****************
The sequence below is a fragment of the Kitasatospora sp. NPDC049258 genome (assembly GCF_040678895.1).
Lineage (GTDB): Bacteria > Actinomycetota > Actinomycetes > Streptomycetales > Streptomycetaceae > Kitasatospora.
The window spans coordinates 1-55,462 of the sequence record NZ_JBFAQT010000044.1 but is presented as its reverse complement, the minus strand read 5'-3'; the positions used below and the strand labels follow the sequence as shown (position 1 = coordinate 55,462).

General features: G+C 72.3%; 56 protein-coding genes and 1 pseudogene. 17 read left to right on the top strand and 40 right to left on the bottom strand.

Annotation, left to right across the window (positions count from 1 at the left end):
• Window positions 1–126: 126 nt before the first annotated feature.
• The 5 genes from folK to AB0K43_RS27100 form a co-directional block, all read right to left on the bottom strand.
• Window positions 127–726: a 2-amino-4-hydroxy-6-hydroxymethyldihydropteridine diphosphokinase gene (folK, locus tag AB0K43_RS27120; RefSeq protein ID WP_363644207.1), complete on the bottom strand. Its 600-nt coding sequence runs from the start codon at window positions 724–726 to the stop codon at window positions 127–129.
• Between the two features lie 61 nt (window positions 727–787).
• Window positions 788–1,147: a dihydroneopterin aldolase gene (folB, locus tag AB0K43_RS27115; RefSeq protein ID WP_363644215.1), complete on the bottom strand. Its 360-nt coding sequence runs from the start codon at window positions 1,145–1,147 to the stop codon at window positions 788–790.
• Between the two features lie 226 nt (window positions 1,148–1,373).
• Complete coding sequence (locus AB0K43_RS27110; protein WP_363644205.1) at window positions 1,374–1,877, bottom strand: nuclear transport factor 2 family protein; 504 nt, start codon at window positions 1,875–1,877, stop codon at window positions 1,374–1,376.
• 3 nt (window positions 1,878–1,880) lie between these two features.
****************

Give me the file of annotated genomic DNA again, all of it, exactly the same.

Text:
The sequence below is a fragment of the Kitasatospora sp. NPDC049258 genome (assembly GCF_040678895.1).
Lineage (GTDB): Bacteria > Actinomycetota > Actinomycetes > Streptomycetales > Streptomycetaceae > Kitasatospora.
The window spans coordinates 1-55,462 of the sequence record NZ_JBFAQT010000044.1 but is presented as its reverse complement, the minus strand read 5'-3'; the positions used below and the strand labels follow the sequence as shown (position 1 = coordinate 55,462).

General features: G+C 72.3%; 56 protein-coding genes and 1 pseudogene. 17 read left to right on the top strand and 40 right to left on the bottom strand.

Annotation, left to right across the window (positions count from 1 at the left end):
• Window positions 1–126: 126 nt before the first annotated feature.
• The 5 genes from folK to AB0K43_RS27100 form a co-directional block, all read right to left on the bottom strand.
• Window positions 127–726: a 2-amino-4-hydroxy-6-hydroxymethyldihydropteridine diphosphokinase gene (folK, locus tag AB0K43_RS27120; RefSeq protein ID WP_363644207.1), complete on the bottom strand. Its 600-nt coding sequence runs from the start codon at window positions 724–726 to the stop codon at window positions 127–129.
• Between the two features lie 61 nt (window positions 727–787).
• Window positions 788–1,147: a dihydroneopterin aldolase gene (folB, locus tag AB0K43_RS27115; RefSeq protein ID WP_363644215.1), complete on the bottom strand. Its 360-nt coding sequence runs from the start codon at window positions 1,145–1,147 to the stop codon at window positions 788–790.
• Between the two features lie 226 nt (window positions 1,148–1,373).
• Complete coding sequence (locus AB0K43_RS27110; protein WP_363644205.1) at window positions 1,374–1,877, bottom strand: nuclear transport factor 2 family protein; 504 nt, start codon at window positions 1,875–1,877, stop codon at window positions 1,374–1,376.
• 3 nt (window positions 1,878–1,880) lie between these two features.